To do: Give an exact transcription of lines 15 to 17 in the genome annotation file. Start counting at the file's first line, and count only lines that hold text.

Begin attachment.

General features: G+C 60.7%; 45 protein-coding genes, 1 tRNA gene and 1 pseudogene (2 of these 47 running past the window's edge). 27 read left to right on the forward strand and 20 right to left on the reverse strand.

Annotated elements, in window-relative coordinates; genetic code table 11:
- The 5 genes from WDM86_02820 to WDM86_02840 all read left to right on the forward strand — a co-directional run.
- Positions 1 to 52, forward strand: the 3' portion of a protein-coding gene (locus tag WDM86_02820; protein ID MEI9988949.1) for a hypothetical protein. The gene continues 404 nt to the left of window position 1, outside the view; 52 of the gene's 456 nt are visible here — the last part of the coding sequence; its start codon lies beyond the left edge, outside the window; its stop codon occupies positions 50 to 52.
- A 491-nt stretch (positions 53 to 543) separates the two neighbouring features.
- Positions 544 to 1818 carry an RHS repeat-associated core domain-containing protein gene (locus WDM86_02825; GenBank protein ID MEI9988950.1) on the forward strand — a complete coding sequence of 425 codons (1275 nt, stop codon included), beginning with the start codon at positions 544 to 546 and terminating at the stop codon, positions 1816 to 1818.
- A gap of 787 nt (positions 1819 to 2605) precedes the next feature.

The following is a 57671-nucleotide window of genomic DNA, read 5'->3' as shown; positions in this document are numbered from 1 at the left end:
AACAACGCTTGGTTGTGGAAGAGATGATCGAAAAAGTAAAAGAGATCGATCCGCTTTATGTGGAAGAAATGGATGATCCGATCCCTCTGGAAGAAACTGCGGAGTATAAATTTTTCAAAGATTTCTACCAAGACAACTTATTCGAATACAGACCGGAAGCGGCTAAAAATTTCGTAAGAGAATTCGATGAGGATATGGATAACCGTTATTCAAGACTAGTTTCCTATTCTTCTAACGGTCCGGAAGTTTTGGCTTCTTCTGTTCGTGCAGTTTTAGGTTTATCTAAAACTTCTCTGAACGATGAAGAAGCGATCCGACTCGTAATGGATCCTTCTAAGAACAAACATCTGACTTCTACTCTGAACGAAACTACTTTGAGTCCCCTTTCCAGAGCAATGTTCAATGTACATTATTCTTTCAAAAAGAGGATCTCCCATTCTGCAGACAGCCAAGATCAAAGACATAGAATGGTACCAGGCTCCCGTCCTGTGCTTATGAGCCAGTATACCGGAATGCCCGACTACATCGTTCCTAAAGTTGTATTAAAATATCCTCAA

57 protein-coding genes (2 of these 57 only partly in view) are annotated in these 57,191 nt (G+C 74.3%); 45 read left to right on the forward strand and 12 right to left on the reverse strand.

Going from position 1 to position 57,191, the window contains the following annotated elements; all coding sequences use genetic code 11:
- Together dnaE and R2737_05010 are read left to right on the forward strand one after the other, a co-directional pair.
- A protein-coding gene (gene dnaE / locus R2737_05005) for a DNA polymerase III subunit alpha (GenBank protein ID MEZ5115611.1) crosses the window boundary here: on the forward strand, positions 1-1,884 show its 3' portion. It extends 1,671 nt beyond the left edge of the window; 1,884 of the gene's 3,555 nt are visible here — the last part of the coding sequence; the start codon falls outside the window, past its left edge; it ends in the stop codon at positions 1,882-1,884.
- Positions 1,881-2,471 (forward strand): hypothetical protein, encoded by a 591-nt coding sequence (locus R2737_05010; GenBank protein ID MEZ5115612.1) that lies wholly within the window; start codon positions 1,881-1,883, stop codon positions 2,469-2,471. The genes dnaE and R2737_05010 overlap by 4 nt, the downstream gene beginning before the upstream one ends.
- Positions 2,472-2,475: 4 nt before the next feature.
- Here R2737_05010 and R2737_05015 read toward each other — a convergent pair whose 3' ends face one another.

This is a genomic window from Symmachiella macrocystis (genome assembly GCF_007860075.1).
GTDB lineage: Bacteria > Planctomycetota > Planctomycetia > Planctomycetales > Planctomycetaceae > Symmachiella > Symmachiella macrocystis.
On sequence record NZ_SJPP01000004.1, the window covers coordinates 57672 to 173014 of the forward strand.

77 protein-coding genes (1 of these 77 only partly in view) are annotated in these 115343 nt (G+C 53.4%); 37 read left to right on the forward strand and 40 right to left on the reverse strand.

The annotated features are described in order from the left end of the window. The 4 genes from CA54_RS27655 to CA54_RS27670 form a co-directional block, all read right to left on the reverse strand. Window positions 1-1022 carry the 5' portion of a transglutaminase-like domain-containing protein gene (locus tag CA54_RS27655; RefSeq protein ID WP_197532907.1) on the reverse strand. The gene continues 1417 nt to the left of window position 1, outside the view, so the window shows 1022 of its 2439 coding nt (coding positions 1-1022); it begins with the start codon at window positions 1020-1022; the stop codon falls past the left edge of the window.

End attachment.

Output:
- Positions 2,472-2,475: 4 nt before the next feature.
- Here R2737_05010 and R2737_05015 read toward each other — a convergent pair whose 3' ends face one another.

This is a genomic window from Symmachiella macrocystis (genome assembly GCF_007860075.1).